20 December 2007

King Midas’ ears

What life has worth? The living just
The children of the soot and earth.
Dry mouth of dread, say: is life-lust
Naught but the rarest of the dead?


19 December 2007

Alien Heredity

The other day I was discussing evolution with some coworkers. One woman made the remark that she refused to believe she came from a monkey. Later on, when the two of us were alone in the lunch room, I asked her if she really thought that no people evolved from monkeys. She said: “Well… maybe some black people.” I chuckled to myself. She responded, “No, I’m serious.” So I asked her where she thought she came from. Her reply was that, presumably, white people (or at least non-blacks) are the product of extraterrestrial or angelic miscegenation. Very Lovecraftian, unbeknownst to her of course.

My point here isn’t about subversive racism or any other nonsense, as this lady is, per my observation, perfectly tolerant and accommodating to all peoples, but that there is a whole other discussion about race going on that the media is completely ignorant about. These personal beliefs seem not to reflect the popular PC, scientific or religious ideals discussed in mass media but more personal superstitions which harken back to ancient times. These ideas are stifled by the prevailing structure of taboos, which threaten the financial wellbeing of anyone with an opinion differing from the status quo. This is sad because such ideas serve for much more interesting conversation.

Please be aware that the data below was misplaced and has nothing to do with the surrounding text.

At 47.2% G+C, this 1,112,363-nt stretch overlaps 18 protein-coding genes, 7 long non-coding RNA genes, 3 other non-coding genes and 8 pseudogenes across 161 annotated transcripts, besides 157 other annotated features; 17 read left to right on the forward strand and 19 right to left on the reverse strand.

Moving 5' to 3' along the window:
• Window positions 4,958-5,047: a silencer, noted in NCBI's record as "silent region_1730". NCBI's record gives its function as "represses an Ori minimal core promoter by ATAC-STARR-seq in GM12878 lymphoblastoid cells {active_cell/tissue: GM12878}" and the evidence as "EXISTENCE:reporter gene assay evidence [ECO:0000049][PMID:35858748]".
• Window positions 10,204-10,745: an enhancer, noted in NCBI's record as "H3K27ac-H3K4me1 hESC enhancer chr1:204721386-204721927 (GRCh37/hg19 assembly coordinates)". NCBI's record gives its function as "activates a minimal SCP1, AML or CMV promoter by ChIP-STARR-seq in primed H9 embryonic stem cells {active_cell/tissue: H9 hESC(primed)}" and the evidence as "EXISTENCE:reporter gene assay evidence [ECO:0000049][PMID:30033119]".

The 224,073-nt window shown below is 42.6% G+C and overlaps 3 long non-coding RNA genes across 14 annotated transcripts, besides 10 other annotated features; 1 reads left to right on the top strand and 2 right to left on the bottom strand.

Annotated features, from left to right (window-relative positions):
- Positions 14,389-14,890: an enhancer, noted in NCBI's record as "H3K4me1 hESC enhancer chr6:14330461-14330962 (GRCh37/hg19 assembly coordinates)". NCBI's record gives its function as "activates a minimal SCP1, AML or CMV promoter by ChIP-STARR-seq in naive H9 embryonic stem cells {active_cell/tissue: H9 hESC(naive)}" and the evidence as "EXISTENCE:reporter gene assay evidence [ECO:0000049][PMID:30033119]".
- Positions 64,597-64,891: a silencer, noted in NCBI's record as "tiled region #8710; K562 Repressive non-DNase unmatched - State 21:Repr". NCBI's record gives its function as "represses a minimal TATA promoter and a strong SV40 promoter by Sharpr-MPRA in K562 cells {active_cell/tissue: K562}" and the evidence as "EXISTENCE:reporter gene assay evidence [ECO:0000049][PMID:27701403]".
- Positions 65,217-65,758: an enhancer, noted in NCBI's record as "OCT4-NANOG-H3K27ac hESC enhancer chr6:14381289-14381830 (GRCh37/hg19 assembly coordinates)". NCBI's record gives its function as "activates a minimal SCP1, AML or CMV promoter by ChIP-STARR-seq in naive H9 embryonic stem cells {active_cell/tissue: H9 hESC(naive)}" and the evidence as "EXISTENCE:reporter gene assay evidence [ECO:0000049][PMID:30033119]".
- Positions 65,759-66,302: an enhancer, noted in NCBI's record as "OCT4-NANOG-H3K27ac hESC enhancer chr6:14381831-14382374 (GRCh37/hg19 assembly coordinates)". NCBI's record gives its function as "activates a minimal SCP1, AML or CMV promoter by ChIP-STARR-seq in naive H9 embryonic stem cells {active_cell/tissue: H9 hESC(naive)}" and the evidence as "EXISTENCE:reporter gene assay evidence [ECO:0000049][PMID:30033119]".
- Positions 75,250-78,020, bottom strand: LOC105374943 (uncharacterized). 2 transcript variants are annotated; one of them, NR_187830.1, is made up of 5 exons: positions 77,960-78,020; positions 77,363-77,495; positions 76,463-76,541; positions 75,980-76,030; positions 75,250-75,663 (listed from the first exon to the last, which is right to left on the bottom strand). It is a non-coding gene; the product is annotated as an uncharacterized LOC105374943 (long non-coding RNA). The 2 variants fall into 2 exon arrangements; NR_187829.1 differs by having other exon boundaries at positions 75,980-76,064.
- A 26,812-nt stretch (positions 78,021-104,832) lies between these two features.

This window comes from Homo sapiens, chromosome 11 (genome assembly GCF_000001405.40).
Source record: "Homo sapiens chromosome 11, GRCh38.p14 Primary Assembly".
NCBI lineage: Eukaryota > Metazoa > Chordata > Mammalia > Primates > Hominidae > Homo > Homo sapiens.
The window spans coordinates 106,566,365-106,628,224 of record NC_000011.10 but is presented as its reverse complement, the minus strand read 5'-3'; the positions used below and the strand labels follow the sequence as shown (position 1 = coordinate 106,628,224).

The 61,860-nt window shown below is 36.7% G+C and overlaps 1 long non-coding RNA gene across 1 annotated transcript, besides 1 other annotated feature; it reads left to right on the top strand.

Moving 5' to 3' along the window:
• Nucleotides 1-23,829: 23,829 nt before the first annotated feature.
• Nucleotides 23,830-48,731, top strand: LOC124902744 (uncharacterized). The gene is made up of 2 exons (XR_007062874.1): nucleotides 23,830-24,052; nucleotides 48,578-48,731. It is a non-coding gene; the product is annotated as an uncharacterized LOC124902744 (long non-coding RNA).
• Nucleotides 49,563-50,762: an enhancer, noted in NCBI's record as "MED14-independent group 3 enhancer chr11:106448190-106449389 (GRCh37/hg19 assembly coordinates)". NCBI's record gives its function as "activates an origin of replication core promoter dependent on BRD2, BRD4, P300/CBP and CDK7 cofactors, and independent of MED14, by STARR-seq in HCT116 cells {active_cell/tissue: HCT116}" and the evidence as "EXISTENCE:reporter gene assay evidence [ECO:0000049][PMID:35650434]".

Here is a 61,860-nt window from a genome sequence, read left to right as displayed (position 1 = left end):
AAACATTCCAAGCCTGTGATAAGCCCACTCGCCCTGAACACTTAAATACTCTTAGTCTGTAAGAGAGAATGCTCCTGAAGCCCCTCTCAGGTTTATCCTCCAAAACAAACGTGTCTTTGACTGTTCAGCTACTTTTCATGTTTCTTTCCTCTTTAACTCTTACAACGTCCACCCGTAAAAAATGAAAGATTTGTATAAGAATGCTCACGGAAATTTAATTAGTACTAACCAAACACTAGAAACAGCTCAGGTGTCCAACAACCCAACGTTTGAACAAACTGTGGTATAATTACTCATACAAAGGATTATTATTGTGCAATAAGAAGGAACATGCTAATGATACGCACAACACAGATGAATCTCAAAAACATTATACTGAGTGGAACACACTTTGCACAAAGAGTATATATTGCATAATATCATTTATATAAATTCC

18 December 2007

Arthur Rackham

He never lost the joy and sense of wonderment and he never gave in to the baser styles that fell in and out of favor over the years. From Queen Victoria's death in 1901 to the start of World War I, Rackham's illustrations preserved a lifestyle and a sensibility that kept the frighteningly modern future at bay. His beautiful drawings were the antithesis of the industrial advances that allowed them to be printed at affordable prices. Even into the twenties and thirties, his art was a constant reminder of those aspects of innocence that had been left behind.